At dawn on May 14, 2011, more than two dozen federal agents and local police officers converged on a working-class neighborhood near the Miami airport and surrounded a small green-and-white stucco building—Masjid Miami, one of the city’s oldest mosques. Police sealed off a two-block radius, and F.B.I. agents, some armed with AR-15 rifles, assembled outside the door.While the feds do have some resources to fight cases like this, the State Public Defenders do not. John Oliver does this amazing piece on how state PDs need more funding:
Inside, eight men were kneeling for the first prayer of the day. When agents called for them to open up, one of the worshippers, a former police officer, went out and asked them to wait until the prayer was finished. The agents complied, and then they arrested the mosque’s imam, Hafiz Khan, an émigré from a mountainous corner of Pakistan near the Afghan border. Khan was in his late seventies, an albino with thick glasses and a long colorless rush of beard. He had moved to America, with members of his family, in 1994, at the encouragement of a younger brother in Alabama. They became citizens, but Khan spoke no English and rarely left the mosque or a one-room apartment across the street, which he shared with his wife, Fatima. He was known to some of the locals as el viejito barbón—the old bearded man. Kids referred to him as the Santa Claus imam.While the F.B.I. was arresting Khan, another team of federal agents and police assembled forty miles away, in the city of Margate. They surrounded Jamaat Al-Mu’mineen, a large mosque presided over by Hafiz’s youngest son, Izhar Khan. Izhar, who was twenty-four, was about to lead the morning prayer when agents in F.B.I. windbreakers confronted him in the parking lot. Izhar had moved to Florida when he was eight years old, and he spoke barely accented English. He wore a long dark beard, a black cotton robe, and a skullcap. The agents examined the computers in his office, and when they searched his cell phone they noticed that many of his text messages were about the Miami Heat and other teams.Meanwhile, a third maneuver in the F.B.I.’s operation against the Khans was unfolding in Los Angeles, where it was 3 A.M. and Izhar’s brother Irfan, a thirty-seven-year-old software programmer, was asleep in his room at the Homestead Studio Suites, an inexpensive business hotel in El Segundo. Married, with two kids, Irfan was a sitcom buff who made hammy jokes about his waistline. (“This won’t be good for my diet!”) He lived in Miami and worked for American Unit, an I.T. company. For the past three months, he had been commuting every two weeks to an assignment in El Segundo. He was awakened by a phone call from the police, advising him to go to the door. He was handcuffed and led to a waiting car, past bomb-sniffing dogs and helmeted men in camouflage.After the arrests, federal authorities announced that, in all, six people in Florida and abroad had been charged with funnelling tens of thousands of dollars into a conspiracy to “murder, kidnap, or maim persons overseas,” orchestrated by the Pakistani Taliban, an ally of Al Qaeda. The group was known for having trained Faisal Shahzad, a Pakistani-American who, in May, 2010, tried to set off a car bomb in Times Square. In 2012, Pakistani Taliban gunmen boarded a bus in northwest Pakistan and shot Malala Yousafzai, a fifteen-year-old schoolgirl who had called for the education of women.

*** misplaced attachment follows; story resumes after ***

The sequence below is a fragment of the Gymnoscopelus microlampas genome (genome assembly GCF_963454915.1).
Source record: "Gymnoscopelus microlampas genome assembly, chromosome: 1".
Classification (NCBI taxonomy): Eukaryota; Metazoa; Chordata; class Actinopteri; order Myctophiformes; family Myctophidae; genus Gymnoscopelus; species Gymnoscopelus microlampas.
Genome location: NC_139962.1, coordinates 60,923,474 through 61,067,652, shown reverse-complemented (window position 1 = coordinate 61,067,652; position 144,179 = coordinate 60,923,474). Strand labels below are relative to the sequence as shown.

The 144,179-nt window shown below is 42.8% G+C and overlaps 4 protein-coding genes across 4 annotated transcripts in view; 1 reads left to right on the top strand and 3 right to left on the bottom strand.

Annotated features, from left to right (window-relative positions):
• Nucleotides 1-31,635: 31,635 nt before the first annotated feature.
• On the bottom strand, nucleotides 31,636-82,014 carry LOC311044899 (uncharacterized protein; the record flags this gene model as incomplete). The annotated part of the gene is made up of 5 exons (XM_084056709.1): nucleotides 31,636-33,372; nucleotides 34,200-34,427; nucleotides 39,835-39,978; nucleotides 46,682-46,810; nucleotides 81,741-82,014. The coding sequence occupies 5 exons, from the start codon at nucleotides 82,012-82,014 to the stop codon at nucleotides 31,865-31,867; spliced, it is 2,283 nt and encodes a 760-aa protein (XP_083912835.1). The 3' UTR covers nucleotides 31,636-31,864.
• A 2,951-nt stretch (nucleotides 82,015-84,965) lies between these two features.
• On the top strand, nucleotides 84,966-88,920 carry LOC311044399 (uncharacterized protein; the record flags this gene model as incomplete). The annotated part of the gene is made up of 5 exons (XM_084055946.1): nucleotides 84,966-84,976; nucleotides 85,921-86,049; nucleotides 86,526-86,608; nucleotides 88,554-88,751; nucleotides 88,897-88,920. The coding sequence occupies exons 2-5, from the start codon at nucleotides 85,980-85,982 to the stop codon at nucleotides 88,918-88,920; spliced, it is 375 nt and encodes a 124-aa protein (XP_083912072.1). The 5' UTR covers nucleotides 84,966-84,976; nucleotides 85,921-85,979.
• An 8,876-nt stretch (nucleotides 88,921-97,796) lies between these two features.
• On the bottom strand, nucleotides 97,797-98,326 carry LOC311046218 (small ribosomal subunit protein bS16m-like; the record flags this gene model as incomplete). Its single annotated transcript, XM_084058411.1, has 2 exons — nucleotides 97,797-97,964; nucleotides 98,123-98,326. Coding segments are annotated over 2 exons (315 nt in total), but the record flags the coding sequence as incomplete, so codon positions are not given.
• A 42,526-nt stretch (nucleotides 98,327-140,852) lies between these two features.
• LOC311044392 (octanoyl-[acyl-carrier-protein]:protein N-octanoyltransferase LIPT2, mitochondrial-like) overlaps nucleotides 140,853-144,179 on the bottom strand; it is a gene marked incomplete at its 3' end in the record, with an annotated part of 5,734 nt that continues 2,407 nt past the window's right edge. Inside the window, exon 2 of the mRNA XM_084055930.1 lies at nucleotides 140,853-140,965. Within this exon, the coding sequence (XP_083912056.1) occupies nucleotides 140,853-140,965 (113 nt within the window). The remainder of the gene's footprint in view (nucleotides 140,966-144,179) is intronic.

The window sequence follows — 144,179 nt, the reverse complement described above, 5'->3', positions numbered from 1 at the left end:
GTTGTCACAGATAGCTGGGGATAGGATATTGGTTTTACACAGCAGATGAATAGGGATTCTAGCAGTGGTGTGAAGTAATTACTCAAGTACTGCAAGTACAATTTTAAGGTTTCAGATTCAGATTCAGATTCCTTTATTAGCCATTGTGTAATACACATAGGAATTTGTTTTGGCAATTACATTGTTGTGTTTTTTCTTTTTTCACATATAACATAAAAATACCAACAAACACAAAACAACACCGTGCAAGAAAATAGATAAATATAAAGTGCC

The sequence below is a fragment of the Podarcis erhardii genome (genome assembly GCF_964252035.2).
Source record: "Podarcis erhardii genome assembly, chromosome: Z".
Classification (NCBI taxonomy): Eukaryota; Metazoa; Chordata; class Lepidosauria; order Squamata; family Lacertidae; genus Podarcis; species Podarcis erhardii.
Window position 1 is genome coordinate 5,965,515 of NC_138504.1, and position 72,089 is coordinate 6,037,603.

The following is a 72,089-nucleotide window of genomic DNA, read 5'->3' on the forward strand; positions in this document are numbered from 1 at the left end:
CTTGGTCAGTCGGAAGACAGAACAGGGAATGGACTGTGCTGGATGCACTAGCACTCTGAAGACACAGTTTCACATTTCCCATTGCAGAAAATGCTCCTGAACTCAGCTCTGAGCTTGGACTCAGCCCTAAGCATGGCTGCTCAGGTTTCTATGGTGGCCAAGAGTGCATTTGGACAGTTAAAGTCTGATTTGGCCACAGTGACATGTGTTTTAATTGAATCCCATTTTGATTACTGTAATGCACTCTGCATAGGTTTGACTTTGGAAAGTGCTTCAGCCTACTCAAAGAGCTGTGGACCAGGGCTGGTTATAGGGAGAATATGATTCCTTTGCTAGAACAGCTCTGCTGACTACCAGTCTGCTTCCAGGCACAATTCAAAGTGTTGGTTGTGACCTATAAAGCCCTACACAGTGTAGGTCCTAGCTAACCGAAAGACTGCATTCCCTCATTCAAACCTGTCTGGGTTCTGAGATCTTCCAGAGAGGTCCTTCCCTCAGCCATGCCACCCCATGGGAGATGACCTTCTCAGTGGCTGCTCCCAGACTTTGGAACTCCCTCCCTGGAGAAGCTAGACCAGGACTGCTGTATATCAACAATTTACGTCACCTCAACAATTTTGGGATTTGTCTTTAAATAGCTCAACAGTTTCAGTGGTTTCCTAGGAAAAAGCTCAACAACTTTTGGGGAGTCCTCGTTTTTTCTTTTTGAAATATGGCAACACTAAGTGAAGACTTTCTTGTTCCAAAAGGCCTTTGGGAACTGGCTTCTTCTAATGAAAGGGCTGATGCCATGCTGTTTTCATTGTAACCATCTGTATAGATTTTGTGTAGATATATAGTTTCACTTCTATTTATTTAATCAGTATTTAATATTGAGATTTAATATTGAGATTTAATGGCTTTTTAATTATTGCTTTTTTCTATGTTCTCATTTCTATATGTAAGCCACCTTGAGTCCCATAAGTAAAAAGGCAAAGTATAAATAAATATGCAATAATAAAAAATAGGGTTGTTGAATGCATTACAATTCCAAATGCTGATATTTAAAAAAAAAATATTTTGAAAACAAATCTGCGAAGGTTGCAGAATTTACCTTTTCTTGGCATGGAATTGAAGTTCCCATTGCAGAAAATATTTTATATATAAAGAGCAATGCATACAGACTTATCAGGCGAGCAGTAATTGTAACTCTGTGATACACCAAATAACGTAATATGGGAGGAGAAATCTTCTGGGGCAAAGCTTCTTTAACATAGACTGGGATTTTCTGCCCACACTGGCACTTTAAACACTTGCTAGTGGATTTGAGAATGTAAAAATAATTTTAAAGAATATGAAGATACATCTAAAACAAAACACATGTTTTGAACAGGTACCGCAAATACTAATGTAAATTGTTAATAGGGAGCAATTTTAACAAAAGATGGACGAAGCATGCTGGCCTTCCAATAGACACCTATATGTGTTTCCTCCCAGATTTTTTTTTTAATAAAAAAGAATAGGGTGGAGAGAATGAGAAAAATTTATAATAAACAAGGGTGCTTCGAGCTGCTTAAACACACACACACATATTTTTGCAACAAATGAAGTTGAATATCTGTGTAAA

The F.B.I. had been secretly tracking the Khans for at least a year, monitoring their finances and recording thousands of hours of conversation, in person and on the phone. Two other members of the family were also indicted—a daughter and a seventeen-year-old grandson, who live in Pakistan—along with a Pakistani shopkeeper, who had served as a middleman. In the indictment, they were accused of conspiring to buy guns, shelter the Taliban, and send students “to learn to kill Americans in Afghanistan.” The indictment described phone calls from Miami, in which the father “called for an attack on the Pakistani Assembly” and “called for the death of Pakistan’s President.” The U.S. Attorney Wifredo A. Ferrer told the Sun Sentinel that a list of cash transfers totalling fifty thousand dollars was “just the tip of the iceberg,” and declared, “We will be able to prove that there is more than fifty thousand dollars that went to the Taliban.” Each of the accused faced between forty-five and sixty years in prison.
Tuesday, September 15, 2015
“This case was stunningly weak.”
That was Federal Public Defender Michael Caruso about the case against his client Irfan Khan, which was dismissed before trial. The New Yorker covers the entire case here in a very interesting read, called "The Imam's Curse." The article starts with a description of how the feds really pumped up this dud of a case: